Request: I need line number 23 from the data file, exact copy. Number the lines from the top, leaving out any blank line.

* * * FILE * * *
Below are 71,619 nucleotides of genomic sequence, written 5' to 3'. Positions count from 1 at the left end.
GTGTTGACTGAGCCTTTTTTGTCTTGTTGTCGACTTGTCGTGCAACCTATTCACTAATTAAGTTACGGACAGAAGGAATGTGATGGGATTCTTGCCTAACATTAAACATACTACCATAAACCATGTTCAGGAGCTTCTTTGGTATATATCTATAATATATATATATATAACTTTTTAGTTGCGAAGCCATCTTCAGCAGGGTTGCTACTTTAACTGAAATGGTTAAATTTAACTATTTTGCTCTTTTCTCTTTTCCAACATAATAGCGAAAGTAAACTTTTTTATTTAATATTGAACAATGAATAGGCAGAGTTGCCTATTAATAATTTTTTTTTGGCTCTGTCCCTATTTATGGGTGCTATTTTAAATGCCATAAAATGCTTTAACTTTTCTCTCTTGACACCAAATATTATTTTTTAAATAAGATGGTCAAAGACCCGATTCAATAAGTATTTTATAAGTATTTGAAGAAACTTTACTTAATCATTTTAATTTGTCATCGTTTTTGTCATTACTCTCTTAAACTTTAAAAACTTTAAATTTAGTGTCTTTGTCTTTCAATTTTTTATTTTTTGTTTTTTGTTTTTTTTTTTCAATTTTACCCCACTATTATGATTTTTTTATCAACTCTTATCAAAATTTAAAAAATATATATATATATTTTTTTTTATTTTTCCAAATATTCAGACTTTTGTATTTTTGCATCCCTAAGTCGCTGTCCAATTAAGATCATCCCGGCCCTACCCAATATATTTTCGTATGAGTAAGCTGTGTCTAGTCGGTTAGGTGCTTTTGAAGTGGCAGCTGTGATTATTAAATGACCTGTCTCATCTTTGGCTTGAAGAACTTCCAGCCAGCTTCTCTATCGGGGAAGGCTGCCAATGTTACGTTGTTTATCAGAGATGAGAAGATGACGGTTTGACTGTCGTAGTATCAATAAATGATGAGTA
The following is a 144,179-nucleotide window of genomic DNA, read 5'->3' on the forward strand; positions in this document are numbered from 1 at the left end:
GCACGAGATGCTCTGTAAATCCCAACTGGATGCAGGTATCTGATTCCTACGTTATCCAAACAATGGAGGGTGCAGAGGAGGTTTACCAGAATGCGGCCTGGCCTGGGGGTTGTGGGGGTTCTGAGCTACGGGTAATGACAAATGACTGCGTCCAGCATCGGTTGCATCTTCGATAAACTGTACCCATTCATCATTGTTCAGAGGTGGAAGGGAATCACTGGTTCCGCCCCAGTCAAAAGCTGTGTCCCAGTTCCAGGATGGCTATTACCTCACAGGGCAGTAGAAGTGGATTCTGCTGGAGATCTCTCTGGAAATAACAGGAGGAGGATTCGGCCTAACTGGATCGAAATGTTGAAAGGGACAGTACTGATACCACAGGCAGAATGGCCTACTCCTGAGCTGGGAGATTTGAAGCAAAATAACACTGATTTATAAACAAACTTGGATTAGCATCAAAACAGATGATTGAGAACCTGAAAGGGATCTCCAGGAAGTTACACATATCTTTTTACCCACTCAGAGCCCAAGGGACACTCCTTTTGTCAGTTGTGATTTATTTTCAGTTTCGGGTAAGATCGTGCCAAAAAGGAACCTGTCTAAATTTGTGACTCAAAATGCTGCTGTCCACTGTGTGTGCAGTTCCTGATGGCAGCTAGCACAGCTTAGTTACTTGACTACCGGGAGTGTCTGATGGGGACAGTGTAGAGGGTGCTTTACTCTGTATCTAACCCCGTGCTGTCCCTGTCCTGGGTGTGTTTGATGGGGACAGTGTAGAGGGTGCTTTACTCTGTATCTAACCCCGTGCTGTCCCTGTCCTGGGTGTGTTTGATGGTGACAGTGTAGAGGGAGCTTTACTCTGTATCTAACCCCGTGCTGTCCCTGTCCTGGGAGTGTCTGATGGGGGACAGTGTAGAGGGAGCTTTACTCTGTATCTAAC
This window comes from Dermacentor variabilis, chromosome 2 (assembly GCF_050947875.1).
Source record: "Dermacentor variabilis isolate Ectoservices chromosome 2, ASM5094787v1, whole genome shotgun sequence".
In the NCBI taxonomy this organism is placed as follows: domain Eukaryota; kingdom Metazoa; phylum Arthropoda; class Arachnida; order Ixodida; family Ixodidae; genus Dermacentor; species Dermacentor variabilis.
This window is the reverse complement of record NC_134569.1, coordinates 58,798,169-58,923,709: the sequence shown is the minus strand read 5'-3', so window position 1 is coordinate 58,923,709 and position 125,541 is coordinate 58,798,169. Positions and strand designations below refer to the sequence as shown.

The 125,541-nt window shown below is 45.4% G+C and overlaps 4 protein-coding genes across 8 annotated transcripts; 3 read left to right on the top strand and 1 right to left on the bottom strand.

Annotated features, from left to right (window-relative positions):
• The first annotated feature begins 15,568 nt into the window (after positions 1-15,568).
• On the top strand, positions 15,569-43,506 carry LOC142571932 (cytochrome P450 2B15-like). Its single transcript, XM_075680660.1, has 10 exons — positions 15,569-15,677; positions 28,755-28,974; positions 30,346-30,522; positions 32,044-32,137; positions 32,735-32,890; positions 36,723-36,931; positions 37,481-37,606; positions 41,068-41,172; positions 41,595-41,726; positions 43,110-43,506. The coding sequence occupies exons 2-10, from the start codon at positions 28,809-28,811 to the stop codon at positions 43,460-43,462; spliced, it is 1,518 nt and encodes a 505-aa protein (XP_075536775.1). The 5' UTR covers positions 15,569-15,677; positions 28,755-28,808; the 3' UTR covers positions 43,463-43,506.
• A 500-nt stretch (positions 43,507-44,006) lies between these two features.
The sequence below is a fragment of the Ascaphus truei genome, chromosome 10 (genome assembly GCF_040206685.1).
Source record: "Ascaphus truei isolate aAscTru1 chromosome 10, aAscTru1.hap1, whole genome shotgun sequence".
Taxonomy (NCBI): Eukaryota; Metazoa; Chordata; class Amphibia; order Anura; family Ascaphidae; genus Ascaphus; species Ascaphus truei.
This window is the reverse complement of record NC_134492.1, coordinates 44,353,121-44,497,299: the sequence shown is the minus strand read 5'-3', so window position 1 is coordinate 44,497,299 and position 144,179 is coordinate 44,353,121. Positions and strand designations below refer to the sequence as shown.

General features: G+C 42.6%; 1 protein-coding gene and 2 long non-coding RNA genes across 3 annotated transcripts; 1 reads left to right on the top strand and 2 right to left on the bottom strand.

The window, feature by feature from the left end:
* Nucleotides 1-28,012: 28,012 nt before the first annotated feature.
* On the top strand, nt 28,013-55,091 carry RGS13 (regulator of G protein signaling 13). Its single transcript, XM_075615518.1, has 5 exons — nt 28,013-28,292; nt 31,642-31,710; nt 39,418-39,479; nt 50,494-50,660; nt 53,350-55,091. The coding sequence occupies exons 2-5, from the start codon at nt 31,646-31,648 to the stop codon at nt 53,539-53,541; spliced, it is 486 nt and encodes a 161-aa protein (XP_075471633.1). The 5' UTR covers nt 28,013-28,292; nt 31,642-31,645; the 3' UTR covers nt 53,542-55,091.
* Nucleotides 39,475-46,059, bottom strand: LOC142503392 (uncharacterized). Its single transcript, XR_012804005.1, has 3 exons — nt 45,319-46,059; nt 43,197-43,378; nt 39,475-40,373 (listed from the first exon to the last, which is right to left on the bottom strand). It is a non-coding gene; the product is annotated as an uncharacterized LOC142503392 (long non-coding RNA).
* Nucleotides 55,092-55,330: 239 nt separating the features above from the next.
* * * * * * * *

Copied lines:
* Nucleotides 55,092-55,330: 239 nt separating the features above from the next.